Below that, there is the lower mantle – ranging from 670 to 2900 kilometers below the Earth’s surface. This is the area with the highest temperatures and biggest pressures, reaching all the way to the outer core.
The lower mantle is perhaps the least understood layer of our planet. We can’t survey it directly, we can only infer information about it from earthquakes and physics experiments where we simulate the conditions in the lower mantle. More recently, simulation experiments were also used as a tool to study this part.
We do know that the density and temperature of the mantle increase gradually towards the center, as does the velocity of seismic waves (a key parameter for studying the Earth’s internal structure).
Mantle Trivia: Even though you can consider the mantle as molten rock or magma, modern research found that the mantle has between 1 and 3 times more water than all the oceans on Earth combined.
How can we study the mantle?
Pretty much all the practical geology we do takes place at the crust. All the rock analysis, the drilling… everything we do is done in the crust. The deepest drill ever done is some 12 km below the surface… so how can we know the mantle?
As mentioned earlier, most of what we know about the mantle comes from seismological studies. When big earthquakes take place, the waves propagate throughout the Earth, carrying with them information from the layers they pass through – including the mantle. Furthermore, modern simulations in the lab showed how minerals likely behave at those temperatures and pressures, and we also have indirect gravitational and magnetic information, as well as studies on magma and crystals found on the surface. However, the bulk of the information comes from seismic analysis.
Seismic waves, just like light waves, reflect, refract, and diffract when they meet a boundary – that’s how we know where the crust ends and where the mantle begins, and the same goes for the mantle and the core. The waves also behave differently depending on different properties, such as density and temperature.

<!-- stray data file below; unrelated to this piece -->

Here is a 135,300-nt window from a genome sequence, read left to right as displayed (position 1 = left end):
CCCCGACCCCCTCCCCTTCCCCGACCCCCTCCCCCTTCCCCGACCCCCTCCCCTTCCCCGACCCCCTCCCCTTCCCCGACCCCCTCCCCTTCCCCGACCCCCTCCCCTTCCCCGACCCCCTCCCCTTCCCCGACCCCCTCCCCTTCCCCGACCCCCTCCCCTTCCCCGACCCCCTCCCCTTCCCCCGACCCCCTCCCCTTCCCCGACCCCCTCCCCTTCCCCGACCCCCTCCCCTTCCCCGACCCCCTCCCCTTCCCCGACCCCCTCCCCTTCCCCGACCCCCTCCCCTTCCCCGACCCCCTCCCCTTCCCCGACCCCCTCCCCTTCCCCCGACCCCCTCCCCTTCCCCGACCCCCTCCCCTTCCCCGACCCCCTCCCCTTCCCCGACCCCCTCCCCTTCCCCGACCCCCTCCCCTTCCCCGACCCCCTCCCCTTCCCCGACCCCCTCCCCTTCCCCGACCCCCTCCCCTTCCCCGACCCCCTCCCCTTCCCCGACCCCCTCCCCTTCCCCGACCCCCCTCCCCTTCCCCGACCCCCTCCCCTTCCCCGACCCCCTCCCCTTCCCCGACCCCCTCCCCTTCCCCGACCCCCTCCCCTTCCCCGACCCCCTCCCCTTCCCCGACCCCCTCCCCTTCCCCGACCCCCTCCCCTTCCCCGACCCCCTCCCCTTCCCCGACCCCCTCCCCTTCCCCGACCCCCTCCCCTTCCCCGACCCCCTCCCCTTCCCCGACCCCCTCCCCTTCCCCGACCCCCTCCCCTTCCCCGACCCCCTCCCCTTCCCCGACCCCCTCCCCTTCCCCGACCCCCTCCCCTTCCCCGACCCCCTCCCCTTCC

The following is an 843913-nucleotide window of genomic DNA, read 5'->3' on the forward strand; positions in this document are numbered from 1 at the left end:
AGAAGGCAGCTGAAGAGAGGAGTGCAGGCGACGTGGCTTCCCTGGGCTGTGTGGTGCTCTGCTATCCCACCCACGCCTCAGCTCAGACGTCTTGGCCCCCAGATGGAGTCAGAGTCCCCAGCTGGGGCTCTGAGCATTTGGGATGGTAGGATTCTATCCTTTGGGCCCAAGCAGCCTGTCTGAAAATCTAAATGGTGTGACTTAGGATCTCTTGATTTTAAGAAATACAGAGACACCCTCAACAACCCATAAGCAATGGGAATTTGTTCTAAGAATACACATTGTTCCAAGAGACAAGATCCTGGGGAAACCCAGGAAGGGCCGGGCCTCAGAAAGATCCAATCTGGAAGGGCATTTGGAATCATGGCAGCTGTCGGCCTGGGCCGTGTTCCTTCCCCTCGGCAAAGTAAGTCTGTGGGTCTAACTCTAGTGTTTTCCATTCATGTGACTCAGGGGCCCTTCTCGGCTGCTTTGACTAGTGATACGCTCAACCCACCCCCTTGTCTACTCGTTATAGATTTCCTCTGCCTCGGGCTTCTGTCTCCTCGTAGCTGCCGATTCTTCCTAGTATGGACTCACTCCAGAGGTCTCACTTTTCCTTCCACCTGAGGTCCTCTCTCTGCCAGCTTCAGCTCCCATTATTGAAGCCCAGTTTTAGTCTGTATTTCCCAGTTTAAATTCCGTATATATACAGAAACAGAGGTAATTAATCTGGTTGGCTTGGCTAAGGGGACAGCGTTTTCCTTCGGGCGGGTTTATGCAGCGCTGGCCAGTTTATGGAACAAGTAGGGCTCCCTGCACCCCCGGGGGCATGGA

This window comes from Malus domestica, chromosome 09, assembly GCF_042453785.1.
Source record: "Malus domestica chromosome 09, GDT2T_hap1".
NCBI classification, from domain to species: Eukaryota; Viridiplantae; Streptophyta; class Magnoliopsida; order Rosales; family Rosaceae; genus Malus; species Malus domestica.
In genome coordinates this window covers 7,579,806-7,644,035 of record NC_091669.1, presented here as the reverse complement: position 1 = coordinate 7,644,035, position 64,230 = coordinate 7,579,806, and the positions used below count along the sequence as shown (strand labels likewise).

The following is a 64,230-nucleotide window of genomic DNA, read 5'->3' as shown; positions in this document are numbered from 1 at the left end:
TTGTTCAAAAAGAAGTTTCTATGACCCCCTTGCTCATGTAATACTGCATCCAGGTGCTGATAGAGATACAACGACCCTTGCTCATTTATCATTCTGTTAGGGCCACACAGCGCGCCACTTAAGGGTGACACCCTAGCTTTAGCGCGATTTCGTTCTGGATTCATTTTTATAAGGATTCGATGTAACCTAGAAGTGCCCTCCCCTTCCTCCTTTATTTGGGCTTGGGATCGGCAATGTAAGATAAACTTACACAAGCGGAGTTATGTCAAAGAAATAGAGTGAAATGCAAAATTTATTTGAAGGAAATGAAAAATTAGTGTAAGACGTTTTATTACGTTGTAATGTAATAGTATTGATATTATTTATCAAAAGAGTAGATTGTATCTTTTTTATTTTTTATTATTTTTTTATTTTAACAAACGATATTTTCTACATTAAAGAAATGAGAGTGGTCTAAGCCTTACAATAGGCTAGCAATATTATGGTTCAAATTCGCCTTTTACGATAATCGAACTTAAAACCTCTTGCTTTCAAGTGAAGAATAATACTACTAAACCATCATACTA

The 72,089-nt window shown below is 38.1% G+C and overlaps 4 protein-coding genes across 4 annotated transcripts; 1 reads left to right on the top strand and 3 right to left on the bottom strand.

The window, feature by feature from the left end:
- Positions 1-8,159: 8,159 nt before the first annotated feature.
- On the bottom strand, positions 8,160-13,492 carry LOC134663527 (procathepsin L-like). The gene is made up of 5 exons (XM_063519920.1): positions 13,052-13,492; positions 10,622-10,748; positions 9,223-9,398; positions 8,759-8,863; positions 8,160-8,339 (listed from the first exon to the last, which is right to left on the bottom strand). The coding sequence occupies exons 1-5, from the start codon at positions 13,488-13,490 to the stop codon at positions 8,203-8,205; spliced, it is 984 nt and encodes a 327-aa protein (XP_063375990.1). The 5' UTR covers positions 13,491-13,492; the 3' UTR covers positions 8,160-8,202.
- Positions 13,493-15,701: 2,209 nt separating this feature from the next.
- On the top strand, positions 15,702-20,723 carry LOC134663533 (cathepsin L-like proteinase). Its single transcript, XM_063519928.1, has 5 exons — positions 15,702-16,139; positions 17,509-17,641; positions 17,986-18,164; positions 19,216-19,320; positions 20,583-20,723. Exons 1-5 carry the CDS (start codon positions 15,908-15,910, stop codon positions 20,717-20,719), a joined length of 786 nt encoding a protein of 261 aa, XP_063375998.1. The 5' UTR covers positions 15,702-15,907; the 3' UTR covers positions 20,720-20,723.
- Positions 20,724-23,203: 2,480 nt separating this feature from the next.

In the mantle, temperatures range between 500 to 900 °C (932 to 1,652 °F) at the upper boundary with the crust; to over 4,000 °C (7,230 °F) at the boundary with the core. Thanks to the huge temperatures and pressures within the mantle, the rocks within undergo slow, viscous-like transformations there is a convective material circulation in the mantle.
How material flows towards the surface (because it is hotter and therefore less dense) while cooler material goes down. This process is still a matter of scientific debate, and there may be aspects of it we don’t fully understand (or don’t understand at all).
Another interesting fact about the mantle is that earthquakes that happen close to the surface, in the crust, are a result of stick-slip faulting. But earthquakes also happen deeper, at depths of over 300 km (the deepest recorded earthquake was 751 km deep). But rocks in the mantle can’t fault because of all the pressure, so how do earthquakes in the mantle take place?
It’s not clear why this happens, but several mechanisms have been proposed, including dehydration, thermal runaway, and mineral phase change. Basically, one mineral can morph into another when conditions change, and this can happen suddenly, in a fault-type fashion.
This is just a reminder of how little we still know about our planet: we’ve only scratched the surface of the thinnest layer, the crust. The deeper parts of our planet, the mantle, and the core, hide many more mysteries.